PALM SPRINGS, California — US West Coast ports are turning to extended gates, trucker appointments, peel-off container piles, and information portals to increase cargo velocity and reduce terminal congestion as ships with capacities of 8,000 TEU to 14,000 TEU dominate the trans-Pacific trades.
“This is the reality today. We must focus on service levels to make sure terminals are fluid,” Steve Balaski, senior business development manager for containers at the Northwest Seaport Alliance of Seattle and Tacoma, told the Western Cargo Conference of freight forwarders and customs brokers Saturday.
With container exchanges of as much as 10,000 per vessel call, as is the case with mega-ships, the landlord West Coast ports have assumed the role of facilitators, bringing together ocean carriers, terminal operators, equipment providers, truckers, and railroads to implement improved cargo-handling processes. Furthermore, they are investing port money to jump start portwide projects that improve terminal fluidity.
The Port of Los Angeles partnership with GE Transportation to develop the information portal known as the Port Optimizer is the most ambitious effort yet by a port authority to test and implement a startup project that is designed to improve vessel, yard, and gate productivity. “The Port of Los Angeles was the venture capitalist,” said Marcel VanDijk, marketing manager, citing the port’s $30 million investment in the Port Optimizer.
The Northwest Seaport Alliance each peak season partially funds an extended-gates program to relieve gate congestion. Some terminals are also keeping their gates open during the noon lunch to prevent the truck bunching that occurs when gates are not open continuously for eight hours, Balaski said.
The Seattle-Tacoma gateway has also teamed with E*Dray, beneficial cargo owners (BCOs) and truckers to build container piles of sufficient size so truckers can call in a continuous stream, with each truck taking delivery of the next container from the top of the pile.
The efficiencies and economics of peel-off piles are compelling, said Read Kidd, E*Dray president. In the traditional, random-access model where a trucker takes delivery of a specific container for a specific BCO, containers in the stack must be shuffled around, often requiring 6 to 8 moves to get to the designated container, Kidd said. The rubber-tire gantry crane used to move the containers can handle 14 to 16 moves per hour. The peel-off pile generates one move to deliver the container to the next trucker in line, and the top-pick equipment that is used can do about 50 moves per hour, he said.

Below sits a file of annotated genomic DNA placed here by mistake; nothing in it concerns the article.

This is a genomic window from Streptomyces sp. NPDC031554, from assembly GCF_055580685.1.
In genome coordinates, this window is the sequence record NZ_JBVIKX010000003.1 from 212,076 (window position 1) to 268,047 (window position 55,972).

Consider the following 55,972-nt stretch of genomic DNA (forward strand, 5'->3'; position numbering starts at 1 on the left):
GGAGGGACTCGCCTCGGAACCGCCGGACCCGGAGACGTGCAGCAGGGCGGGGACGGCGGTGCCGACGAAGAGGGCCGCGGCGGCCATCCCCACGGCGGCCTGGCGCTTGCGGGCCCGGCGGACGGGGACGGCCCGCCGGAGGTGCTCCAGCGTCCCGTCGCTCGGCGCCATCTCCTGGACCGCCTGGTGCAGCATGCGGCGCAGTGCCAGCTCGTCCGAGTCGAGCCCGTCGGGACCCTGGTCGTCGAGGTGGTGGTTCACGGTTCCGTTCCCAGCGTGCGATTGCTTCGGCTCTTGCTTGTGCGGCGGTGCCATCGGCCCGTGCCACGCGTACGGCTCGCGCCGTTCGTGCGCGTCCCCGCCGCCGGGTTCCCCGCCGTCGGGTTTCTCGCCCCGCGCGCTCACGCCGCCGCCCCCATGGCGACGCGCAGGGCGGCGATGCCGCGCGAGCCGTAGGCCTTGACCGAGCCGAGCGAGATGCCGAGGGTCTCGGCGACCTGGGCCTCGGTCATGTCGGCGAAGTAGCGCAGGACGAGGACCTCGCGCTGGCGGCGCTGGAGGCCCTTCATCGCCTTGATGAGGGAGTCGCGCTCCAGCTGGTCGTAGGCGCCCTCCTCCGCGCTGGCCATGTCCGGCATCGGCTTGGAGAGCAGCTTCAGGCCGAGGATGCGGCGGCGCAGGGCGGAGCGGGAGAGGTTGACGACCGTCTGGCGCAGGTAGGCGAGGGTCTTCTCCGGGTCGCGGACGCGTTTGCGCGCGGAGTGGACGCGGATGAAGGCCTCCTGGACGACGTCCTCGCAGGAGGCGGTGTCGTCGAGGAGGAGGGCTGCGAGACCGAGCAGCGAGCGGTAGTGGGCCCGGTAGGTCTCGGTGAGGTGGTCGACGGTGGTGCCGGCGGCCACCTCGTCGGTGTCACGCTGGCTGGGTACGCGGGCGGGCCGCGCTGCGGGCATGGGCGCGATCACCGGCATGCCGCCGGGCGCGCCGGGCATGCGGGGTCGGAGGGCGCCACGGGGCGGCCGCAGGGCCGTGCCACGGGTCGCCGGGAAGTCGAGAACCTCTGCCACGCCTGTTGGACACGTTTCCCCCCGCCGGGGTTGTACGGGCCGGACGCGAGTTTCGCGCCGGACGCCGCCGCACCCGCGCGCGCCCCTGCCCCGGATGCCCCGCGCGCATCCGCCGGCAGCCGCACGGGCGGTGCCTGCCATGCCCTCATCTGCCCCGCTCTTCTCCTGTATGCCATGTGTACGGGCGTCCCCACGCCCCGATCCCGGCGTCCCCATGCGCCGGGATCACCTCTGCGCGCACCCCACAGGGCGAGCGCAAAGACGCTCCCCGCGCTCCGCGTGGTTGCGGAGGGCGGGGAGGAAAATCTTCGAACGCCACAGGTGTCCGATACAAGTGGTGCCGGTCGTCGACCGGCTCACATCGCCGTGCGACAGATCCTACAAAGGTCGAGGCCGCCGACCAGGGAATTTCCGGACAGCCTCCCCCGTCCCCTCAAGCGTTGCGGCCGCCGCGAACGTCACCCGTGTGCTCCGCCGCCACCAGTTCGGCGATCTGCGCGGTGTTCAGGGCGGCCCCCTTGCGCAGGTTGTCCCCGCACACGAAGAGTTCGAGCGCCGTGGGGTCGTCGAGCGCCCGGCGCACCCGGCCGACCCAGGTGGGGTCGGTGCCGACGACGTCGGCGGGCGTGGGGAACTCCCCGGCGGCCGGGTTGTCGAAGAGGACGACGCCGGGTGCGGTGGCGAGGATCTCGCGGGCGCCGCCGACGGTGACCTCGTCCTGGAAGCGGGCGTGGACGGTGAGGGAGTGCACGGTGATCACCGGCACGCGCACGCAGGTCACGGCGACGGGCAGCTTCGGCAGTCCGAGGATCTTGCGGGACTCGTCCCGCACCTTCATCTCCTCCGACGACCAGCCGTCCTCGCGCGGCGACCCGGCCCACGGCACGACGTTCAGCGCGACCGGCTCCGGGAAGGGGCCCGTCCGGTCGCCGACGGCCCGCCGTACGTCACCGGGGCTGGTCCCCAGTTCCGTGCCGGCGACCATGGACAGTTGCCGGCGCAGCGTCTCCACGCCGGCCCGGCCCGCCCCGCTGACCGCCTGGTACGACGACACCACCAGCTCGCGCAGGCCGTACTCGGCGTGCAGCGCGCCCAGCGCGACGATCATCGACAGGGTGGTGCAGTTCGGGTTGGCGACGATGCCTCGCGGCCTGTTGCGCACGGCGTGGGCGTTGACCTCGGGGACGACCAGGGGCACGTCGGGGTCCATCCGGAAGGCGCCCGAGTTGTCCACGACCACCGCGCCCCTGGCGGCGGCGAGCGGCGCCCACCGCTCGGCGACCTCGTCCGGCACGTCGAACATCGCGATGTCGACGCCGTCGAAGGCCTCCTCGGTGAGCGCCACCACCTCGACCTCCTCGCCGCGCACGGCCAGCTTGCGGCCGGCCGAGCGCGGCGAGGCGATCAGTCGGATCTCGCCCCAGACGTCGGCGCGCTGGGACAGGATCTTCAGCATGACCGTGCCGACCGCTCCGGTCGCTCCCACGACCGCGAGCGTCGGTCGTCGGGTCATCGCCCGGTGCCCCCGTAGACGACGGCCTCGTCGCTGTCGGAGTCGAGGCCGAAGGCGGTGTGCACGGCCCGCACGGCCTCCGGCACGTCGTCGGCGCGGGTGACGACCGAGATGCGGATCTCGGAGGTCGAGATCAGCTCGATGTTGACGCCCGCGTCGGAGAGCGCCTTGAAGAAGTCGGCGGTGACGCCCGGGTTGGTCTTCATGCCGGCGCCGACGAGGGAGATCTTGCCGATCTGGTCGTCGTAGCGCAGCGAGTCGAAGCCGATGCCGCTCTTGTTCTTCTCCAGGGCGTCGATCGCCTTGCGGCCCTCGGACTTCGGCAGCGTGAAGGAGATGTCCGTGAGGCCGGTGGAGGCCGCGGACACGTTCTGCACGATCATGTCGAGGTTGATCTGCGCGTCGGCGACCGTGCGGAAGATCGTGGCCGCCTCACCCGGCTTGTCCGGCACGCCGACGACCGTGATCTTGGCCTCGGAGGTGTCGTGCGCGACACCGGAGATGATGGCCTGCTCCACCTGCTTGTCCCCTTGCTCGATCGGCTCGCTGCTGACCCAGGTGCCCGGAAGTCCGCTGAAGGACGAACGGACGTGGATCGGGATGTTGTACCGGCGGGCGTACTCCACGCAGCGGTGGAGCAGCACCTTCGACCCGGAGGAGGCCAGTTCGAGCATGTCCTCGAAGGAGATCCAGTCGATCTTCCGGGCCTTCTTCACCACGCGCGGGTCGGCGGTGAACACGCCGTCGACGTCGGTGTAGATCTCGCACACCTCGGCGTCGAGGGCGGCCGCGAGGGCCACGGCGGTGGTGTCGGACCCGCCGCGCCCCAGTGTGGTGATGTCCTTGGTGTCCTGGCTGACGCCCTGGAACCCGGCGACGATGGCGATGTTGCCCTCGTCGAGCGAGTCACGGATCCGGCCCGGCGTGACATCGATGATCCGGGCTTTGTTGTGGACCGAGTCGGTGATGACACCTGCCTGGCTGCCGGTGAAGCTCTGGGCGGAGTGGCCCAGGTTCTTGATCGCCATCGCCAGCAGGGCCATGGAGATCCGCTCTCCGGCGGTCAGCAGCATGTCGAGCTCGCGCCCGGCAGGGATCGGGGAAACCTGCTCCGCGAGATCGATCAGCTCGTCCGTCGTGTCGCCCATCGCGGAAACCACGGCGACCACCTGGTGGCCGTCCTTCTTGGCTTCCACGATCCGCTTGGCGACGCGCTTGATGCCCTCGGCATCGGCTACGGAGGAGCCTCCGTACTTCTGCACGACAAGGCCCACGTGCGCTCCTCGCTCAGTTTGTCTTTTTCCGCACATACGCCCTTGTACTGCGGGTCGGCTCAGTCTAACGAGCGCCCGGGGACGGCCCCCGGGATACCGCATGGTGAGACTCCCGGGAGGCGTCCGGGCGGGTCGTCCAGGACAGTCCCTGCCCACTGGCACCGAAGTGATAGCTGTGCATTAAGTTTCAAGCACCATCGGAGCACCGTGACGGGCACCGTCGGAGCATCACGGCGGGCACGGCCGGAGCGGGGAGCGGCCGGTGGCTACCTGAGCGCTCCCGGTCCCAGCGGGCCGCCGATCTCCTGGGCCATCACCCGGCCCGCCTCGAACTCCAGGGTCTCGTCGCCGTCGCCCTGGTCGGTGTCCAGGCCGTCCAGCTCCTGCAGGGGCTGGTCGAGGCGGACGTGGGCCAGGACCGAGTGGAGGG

Another efficiency improvement — container matching
West Coast ports are also adopting street turns of inbound containers in order to reduce the number of return moves to the terminals with empty containers. E*Dray matches an importer with an exporter in the region. When an importer unloads a container, the exporter retrieves the empty outside of the port area, thereby reducing gate congestion at the marine terminals.
The Port of Oakland has facilitated stakeholder optimization groups that have developed trucker appointment systems for the terminals, chassis pools, and extended gates, said Ron Brown, maritime marketing and commodities representative. Oakland is the first North American port to develop an extended gate program funded by a flat fee charged on truck moves in both the day and night shifts. Los Angeles-Long Beach and Vancouver, Canada, which have used a congestion-pricing model of charging fees on daytime moves in order to encourage use of night gates, appear to be moving toward a lower, flat fee model similar to Oakland’s program.
Oakland also worked with software developer Advent Intermodal and agricultural interests in the San Joaquin Valley to establish an inland depot at French Camp, about 100 miles from the port. Agricultural products are trucked to French Camp and then shuttled to the port, saving exporters a lengthy truck haul from the Central Valley all the way to the port.
Los Angeles and GE Transportation the past two years have been working on a pilot project to develop and expand the Port Optimizer, a system of systems that serves as a single information portal for shipments from the time the container is stowed on the vessel in a foreign port, continuing on to Los Angeles, through the marine terminal and on to the receiver’s warehouse. The optimizer was tested last year at a single terminal in Los Angeles, and this year it has been extended to all terminals in Los Angeles and three in Long Beach.
Brian Hill, digital solutions director at GE Transportation, said the Port Optimizer is not a terminal operating system, but rather a system of systems that connects the systems of ocean carriers, terminal operators, equipment providers, truckers, railroads, and BCOs through a single information-sharing portal.
Hill said functions include better stowage of containers on vessels to streamline delivery of containers in Los Angeles-Long Beach, notifications to BCOs and truckers on container dwell times, the pending last day of free time for each container, information on chassis availability at each terminal, making trucker appointments, the status of Customs holds on containers and whether a terminal is accepting the return of empty containers. Additional functionalities will be rolled out in “two-week sprints,” Hill said. Programs can be customized to the individual needs of each stakeholder, he said. GE Transportation is not yet ready to determine a pricing structure, which could involve a subscription model for large-volume users or a transactional fee for infrequent users as possibilities, Hill said.
VanDijk said that although the port was the venture capitalist behind the Port Optimizer, “this will be a GE Transportation product, not a port product,” he said.
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